Dear White People
Other than Father Flanagan's obsession with teaching me his favorite game, Polish the Pope, about the only thing I remember from my childhood is that sticks and stones may break my bones but words will never hurt me.
How is it that everyone else seems to have forgotten this simple nursery rhyme's timeless wisdom? The Political Correctness Nazis have everyone so afraid of words that when the aliens finally do land they won't even need sticks and stones - let alone laser blasters and photon torpedoes - to enslave humanity. A few harsh words will have the pussified PC masses begging for mercy.
Oh, wait. Am I allowed to say "Nazis?" Or "aliens?" Or "enslave?"
You bet your fucking ass I am! You know why? Because despite the best efforts of all the jackbooted shitlickers working every day to censor anyone who doesn't share their "If something could potentially offend someone, somewhere, at any time for any even completely unsupportable reason, it must be forbidden." worldview, this is still the Don't Tread On Me, Live Free Or Die United States of motherfuckin' America, bitches!
Don't get me wrong. Certain things, like racism, are disgusting, damaging and contrary to humanity's best evolutionary path. But you can't triumph over racism if the cost is freedom of speech. And you definitely won't magically discover the path to racial harmony by watching Dear White People.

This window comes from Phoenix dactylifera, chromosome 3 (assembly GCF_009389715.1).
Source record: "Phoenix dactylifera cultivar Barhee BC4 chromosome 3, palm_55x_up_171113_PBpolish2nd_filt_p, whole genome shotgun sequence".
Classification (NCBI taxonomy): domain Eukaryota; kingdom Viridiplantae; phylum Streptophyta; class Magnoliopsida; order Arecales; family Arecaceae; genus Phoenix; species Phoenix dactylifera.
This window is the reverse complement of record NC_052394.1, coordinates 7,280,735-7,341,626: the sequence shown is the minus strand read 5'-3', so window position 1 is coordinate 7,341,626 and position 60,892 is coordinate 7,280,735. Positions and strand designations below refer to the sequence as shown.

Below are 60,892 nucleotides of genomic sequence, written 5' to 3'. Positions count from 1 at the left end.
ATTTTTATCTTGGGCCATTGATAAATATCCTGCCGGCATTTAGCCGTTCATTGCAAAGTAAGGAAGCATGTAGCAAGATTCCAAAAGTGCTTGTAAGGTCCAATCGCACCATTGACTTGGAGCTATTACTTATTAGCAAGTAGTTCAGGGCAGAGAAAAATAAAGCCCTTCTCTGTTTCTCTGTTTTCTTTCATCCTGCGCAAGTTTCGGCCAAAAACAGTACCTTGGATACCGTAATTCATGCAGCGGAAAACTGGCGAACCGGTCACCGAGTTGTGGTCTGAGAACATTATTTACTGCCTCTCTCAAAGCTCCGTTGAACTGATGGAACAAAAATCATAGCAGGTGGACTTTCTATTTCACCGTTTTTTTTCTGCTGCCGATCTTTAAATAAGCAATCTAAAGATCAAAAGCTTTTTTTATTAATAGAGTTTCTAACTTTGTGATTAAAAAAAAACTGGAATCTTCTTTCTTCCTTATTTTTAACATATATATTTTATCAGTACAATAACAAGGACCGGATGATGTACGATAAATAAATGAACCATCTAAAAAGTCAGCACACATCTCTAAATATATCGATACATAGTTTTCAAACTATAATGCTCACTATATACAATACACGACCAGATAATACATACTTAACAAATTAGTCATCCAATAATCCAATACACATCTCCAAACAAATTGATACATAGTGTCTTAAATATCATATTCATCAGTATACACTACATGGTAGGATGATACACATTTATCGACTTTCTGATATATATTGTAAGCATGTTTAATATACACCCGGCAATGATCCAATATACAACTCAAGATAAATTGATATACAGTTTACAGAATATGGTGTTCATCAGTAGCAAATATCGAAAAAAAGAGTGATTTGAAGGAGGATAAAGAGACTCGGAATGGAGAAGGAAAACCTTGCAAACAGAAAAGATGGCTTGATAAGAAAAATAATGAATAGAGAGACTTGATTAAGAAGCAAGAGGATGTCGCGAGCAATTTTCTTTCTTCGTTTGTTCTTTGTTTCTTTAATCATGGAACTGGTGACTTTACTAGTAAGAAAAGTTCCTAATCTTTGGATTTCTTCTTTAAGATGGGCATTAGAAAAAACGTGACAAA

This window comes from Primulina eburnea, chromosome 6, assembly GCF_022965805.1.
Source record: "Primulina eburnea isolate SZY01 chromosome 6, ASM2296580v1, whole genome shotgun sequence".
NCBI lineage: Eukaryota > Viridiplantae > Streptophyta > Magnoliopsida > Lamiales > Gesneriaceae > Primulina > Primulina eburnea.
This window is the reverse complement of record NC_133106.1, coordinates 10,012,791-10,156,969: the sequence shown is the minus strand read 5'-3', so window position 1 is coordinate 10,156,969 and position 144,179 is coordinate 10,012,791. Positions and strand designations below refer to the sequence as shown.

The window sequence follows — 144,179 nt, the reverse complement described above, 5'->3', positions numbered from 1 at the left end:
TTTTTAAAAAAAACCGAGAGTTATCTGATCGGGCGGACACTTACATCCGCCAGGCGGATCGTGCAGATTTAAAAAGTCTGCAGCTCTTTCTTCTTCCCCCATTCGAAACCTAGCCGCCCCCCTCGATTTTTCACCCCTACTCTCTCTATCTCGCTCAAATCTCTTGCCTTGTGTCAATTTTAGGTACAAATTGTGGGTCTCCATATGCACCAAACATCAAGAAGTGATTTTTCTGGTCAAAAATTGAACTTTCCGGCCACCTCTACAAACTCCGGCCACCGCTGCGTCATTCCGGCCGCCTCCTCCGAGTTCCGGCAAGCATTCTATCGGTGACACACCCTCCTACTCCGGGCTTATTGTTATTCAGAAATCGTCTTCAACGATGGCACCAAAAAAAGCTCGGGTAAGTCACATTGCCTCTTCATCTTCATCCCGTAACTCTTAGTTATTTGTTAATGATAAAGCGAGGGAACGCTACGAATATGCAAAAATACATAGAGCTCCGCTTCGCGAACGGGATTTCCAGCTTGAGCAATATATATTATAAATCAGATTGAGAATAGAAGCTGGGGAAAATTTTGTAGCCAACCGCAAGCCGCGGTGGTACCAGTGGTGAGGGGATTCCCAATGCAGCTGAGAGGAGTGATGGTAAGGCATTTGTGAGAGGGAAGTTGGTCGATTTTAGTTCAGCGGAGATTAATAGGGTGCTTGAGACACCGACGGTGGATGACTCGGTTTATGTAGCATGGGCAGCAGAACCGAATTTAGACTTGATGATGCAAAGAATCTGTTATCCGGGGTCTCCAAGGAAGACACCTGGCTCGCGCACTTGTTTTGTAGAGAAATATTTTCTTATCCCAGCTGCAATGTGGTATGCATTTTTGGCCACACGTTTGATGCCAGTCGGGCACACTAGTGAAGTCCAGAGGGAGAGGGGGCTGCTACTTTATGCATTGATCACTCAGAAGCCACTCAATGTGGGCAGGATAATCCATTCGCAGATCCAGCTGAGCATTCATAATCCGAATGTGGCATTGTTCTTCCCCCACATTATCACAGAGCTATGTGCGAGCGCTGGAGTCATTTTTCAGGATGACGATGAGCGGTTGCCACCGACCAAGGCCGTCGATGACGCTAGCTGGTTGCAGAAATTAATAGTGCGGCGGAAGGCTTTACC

Set at the fictitious Ivy League-esque Winchester University, Dear White People wants to make a statement about race relations in early 21st Century America worse than a junkie wants a fix. Unfortunately, first-time director (and writer and producer) Justin Simien has zero idea what that statement is other than "Racism is bad, mkay."
Simien's simulacrum is a young African American (technically biracial) woman named Sam White ("And The 2015 Lisa Bonet Award Goes To" Tessa Thompson) who hosts the titular, Black Power campus radio show. The "story" - really more an issues-driven diorama - follows Sam, Troy (Brandon P. "Abs" Bell), the son of the Dean, Lionel, (Tyler James "Taylor" Williams), a giant-afro'd gay guy, and Coco (Teyonah "We'll Always Have" Parris), a reality TV star wannabe, as they . . . what? Fight racism?
It's harder than Chinese algebra to say for sure because other than the straw man university president (who actually declares that "racism is over in America"), his might-as-well-be-twirling-his-mustache-while-tying-Sam-to-some-railroad-tracks son, and a handful of moronic partygoers, the only people perpetrating or aiding and abetting overt acts of racism are African American students - usually one of the four "protagonists." Sam's personal crusade is to re-segregate campus housing, for fuck's sake!
I know that the closest most Hollywood types come to diversity is having both a Mexican maid and a Guatemalan gardener, and that's why everyone's been quick to praise Simien's movie even though it's barely Spike Lee Lite, but let's call a spade a spade (which, for the record, is not a racist phrase - look it the fuck up), Dear White People is about as good at race relations as Donald Trump.
September 20, 2015 - New video release review rather than new theatrical release review. Because fight the power.